For the purpose of the road and rail connection to Øresund Bridge land has been added to Amager, which has a tunnel connecting it with the artificial island Peberholm just south of Saltholm. The land area of east Denmark (east of the Great Belt strait) is approximately 9,622 km2 (year?) (3,715 sq mi), possibly slightly more with new land added because of housing projects in the north of Copenhagen Municipality and the bridge and tunnels including the Fehmarn Belt Fixed Link and other traffic infrastructure projects. A new Copenhagen-Ringsted Line came into operation 1 June 2019 to increase transport capacity and relieve congestion in Roskilde and the narrow 9-9.5 mile isthmus between Roskilde Fjord and Køge Bugt by moving international and national train traffic to the new train line and only keeping local and regional traffic.

Before 2007, a Danish Capital Region (Danish: Hovedstadsregionen) did exist, but it did not cover exactly the same area and did not have the same legal functions.

The primary function and largest expenditure, around 90% of the budget, of the Capital Region, as with all the regions of Denmark, is to own and operate the hospital and health service of the region.

In the east of Denmark there is one traffic region covered by Movia, which is owned by the Capital Region of Denmark and Region Zealand and 45 of the 46 municipalities. Because of its remote location Bornholm has its own traffic company, BAT, formerly, when Bornholm was a county, Bornholms Amts Trafikselskab.

Likewise, in the east of Denmark the two regions and 45 of the 46 municipalities make up one employment region, and Bornholm is its own employment region. Bornholm also performs other tasks normally performed by the regions in the rest of Denmark. The municipality of Bornholm is therefore called Bornholm Regional Municipality. In some respects the island forms a region of its own.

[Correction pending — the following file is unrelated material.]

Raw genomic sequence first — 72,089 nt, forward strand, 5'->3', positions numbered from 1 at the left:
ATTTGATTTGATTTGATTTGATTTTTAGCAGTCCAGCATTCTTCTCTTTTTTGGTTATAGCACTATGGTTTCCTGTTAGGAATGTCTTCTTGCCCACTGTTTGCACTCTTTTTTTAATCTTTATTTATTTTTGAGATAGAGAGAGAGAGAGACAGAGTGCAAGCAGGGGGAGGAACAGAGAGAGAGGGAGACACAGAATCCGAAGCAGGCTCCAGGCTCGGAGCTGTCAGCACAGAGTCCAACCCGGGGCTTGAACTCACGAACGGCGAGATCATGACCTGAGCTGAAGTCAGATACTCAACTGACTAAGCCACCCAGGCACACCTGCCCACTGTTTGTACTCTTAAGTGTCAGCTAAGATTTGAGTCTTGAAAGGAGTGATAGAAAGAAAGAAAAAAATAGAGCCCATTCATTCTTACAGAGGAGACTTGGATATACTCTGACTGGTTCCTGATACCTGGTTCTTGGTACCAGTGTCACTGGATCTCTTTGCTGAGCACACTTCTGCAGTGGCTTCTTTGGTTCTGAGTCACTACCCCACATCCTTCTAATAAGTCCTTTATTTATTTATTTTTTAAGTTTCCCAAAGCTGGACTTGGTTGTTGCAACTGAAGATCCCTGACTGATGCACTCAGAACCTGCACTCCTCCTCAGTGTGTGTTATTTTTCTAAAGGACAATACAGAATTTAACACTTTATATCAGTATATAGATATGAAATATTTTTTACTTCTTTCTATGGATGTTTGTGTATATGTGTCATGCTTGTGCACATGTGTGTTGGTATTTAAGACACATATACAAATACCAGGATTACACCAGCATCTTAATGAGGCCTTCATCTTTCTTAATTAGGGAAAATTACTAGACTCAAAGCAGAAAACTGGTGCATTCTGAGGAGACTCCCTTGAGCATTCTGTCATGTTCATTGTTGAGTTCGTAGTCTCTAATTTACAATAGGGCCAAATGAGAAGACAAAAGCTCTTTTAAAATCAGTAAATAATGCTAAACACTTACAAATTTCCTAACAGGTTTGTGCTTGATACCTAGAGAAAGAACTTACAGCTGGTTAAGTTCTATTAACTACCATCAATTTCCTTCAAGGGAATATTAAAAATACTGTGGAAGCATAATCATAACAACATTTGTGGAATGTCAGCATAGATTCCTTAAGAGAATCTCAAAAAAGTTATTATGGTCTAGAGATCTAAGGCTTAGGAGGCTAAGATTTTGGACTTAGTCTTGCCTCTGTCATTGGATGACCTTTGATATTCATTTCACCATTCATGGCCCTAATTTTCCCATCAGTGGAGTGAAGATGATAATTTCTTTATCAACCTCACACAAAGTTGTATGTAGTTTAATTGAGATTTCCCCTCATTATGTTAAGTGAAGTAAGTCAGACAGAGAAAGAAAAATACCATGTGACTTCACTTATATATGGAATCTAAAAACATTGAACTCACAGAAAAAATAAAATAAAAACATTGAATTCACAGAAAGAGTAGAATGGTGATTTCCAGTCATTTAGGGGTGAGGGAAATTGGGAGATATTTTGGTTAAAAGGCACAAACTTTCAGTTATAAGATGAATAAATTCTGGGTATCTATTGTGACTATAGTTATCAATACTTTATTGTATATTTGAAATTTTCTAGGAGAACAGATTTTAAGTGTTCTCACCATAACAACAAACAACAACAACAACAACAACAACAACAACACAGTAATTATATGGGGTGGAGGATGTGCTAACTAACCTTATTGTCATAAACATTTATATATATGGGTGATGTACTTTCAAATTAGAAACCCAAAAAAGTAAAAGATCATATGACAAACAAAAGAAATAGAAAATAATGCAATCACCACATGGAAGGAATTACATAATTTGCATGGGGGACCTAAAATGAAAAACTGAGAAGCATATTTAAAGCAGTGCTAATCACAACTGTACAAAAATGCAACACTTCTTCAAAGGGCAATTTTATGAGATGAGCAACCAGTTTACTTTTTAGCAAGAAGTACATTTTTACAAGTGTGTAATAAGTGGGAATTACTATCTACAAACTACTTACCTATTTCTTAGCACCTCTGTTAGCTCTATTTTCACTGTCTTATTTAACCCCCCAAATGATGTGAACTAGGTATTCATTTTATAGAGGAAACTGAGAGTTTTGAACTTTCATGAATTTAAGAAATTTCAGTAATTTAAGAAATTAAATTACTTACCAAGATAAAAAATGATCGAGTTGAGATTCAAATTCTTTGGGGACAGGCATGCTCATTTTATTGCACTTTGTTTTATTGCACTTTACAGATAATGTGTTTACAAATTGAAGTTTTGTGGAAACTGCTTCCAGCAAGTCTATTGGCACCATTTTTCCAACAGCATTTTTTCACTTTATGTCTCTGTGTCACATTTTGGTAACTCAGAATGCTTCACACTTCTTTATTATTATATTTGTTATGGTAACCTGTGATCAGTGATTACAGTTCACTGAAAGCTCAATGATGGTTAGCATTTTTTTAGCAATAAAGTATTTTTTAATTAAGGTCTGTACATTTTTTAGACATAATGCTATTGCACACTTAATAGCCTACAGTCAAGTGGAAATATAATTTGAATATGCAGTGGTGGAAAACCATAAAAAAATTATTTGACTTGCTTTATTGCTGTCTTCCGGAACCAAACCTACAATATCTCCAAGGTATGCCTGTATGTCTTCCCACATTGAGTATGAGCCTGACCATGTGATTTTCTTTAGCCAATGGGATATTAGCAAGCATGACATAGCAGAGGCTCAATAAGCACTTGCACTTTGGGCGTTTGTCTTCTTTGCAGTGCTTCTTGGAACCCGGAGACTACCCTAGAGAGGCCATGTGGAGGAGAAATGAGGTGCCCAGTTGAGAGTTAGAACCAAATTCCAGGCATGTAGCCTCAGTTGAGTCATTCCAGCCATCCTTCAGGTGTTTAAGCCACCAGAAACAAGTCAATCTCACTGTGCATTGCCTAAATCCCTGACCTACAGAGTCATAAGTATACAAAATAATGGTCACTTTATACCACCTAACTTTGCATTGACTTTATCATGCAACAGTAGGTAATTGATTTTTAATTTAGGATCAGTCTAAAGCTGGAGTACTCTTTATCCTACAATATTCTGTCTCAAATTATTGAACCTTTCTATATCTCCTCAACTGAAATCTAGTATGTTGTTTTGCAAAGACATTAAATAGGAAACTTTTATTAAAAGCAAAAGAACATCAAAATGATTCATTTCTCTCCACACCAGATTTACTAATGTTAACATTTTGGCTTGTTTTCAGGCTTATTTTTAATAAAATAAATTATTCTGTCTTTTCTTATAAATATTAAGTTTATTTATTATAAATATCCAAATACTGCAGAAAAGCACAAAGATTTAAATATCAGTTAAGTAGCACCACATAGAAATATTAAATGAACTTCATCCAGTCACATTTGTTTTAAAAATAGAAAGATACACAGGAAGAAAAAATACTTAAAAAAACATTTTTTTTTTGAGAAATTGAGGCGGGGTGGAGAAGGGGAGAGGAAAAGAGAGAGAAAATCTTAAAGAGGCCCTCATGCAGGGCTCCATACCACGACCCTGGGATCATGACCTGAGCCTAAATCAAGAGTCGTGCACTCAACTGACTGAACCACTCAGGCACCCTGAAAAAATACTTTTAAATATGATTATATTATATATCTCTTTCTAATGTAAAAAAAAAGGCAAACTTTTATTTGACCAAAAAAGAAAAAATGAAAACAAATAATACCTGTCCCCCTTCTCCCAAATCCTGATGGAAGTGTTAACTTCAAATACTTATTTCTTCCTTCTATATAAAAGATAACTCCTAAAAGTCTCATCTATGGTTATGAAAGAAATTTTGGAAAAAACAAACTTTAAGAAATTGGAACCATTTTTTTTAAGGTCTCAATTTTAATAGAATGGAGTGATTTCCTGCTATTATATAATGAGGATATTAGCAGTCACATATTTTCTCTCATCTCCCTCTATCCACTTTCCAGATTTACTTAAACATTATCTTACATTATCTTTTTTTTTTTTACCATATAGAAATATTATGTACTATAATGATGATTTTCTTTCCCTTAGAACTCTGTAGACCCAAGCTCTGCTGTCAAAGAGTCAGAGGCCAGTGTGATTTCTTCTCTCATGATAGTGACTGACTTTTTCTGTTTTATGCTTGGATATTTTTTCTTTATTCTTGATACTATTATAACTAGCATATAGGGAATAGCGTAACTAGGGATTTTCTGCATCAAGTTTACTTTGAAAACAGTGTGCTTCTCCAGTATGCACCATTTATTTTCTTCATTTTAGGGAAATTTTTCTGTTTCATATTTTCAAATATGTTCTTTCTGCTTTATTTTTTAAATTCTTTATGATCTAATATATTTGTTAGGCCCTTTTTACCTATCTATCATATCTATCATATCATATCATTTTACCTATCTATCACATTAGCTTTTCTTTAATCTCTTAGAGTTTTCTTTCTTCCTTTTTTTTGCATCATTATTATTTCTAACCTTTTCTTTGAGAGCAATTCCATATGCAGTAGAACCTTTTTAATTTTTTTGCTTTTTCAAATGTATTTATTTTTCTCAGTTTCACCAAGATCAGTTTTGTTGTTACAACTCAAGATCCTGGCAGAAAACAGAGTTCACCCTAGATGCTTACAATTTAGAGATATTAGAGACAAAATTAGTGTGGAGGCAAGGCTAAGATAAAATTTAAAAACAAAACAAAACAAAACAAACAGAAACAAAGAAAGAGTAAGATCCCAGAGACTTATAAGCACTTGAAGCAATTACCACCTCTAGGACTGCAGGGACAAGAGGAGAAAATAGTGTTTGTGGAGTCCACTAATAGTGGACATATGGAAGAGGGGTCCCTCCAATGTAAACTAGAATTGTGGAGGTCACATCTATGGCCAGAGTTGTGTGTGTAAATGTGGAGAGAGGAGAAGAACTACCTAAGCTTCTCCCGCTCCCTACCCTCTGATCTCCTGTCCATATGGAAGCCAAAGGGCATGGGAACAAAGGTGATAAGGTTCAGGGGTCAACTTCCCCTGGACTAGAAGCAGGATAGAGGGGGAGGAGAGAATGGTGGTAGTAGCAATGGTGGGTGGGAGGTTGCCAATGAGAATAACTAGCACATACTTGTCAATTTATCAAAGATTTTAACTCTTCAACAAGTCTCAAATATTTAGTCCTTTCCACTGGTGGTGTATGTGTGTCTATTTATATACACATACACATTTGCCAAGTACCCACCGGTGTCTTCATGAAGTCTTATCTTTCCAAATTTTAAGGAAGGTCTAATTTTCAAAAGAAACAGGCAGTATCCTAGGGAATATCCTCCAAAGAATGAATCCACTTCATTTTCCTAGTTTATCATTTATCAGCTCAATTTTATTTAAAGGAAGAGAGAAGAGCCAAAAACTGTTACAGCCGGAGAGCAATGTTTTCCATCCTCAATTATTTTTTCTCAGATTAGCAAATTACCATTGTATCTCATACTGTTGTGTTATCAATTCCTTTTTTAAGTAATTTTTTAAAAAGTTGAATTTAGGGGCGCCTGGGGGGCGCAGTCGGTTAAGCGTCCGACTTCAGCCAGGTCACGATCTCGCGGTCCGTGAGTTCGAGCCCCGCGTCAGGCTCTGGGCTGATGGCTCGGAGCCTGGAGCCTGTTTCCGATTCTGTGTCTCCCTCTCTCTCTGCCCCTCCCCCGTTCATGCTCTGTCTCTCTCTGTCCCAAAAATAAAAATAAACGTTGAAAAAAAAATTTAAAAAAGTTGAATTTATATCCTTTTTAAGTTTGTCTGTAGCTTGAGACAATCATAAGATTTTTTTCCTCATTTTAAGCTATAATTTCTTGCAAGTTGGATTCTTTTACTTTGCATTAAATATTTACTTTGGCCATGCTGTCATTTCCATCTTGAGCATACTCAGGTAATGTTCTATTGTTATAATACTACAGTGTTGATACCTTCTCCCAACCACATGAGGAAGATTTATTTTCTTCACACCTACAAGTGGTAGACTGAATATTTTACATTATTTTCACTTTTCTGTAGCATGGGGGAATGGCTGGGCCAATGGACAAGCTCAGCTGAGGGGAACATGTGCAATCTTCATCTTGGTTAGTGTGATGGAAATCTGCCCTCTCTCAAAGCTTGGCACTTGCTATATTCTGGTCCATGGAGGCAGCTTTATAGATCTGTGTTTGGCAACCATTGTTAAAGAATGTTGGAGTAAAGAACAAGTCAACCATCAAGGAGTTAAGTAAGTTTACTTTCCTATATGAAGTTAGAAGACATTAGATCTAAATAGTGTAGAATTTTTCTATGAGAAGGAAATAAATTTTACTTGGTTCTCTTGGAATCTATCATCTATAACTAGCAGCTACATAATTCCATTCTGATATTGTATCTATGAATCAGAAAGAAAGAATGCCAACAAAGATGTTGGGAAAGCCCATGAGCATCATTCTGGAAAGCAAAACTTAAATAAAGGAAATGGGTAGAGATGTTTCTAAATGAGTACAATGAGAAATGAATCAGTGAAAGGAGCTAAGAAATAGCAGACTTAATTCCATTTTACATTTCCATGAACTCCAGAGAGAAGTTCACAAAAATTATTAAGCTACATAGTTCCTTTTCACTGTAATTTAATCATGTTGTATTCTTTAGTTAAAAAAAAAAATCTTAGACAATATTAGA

As Denmark is a unitary state, its "capital region" is not a capital district, but merely one among several regions of Denmark, that happens to contain the national capital.

The region does not include the Ertholmene archipelago which is situated to the northeast of Bornholm.


The Gross domestic product (GDP) of the region was 122.2 billion € in 2018, accounting for 40.6% of Denmarks economic output. GDP per capita adjusted for purchasing power was 50,000 € or 166% of the EU27 average in the same year. GDP per person employed was 130% of the EU27 average. The Capital Region is the wealthiest region in Denmark.[6]


The following hospitals are managed by the Capital Region of Denmark:

Municipalities of Region HovedstadenEdit

There are 29 municipalities in the Capital Region of Denmark.

Regional CouncilEdit

The five regions of Denmark each have a regional council of 41 members. These are elected every four years, during the local elections.

Election Party Total
2005 13 5 6 3 3 8 3 41 Vibeke Storm Rasmussen (A)
2009 12 3 6 8 4 6 2
2013 13 3 5 2 1 4 8 5 Sophie Hæstorp Andersen (A)
2017 13 3 5 3 2 3 6 4 2
Data from

See alsoEdit


  1. ^ FOLK1: Population quarterly database from Statistics Denmark (in Danish)
  2. ^
  3. ^ "Sub-national HDI - Area Database - Global Data Lab". Retrieved 2018-09-13.
  4. ^ 401 Gribskov Retrieved 20 January 2018
  5. ^ Den Store Danske Encyklopædi, article:Danmark, volume 4, page 542, illustration Landskabets dannelse
  6. ^ "Regional GDP per capita ranged from 30% to 263% of the EU average in 2018". Eurostat.

External linksEdit

  Media related to Region Hovedstaden at Wikimedia Commons

Coordinates: 55°56.39′N 12°18′E / 55.93983°N 12.300°E / 55.93983; 12.300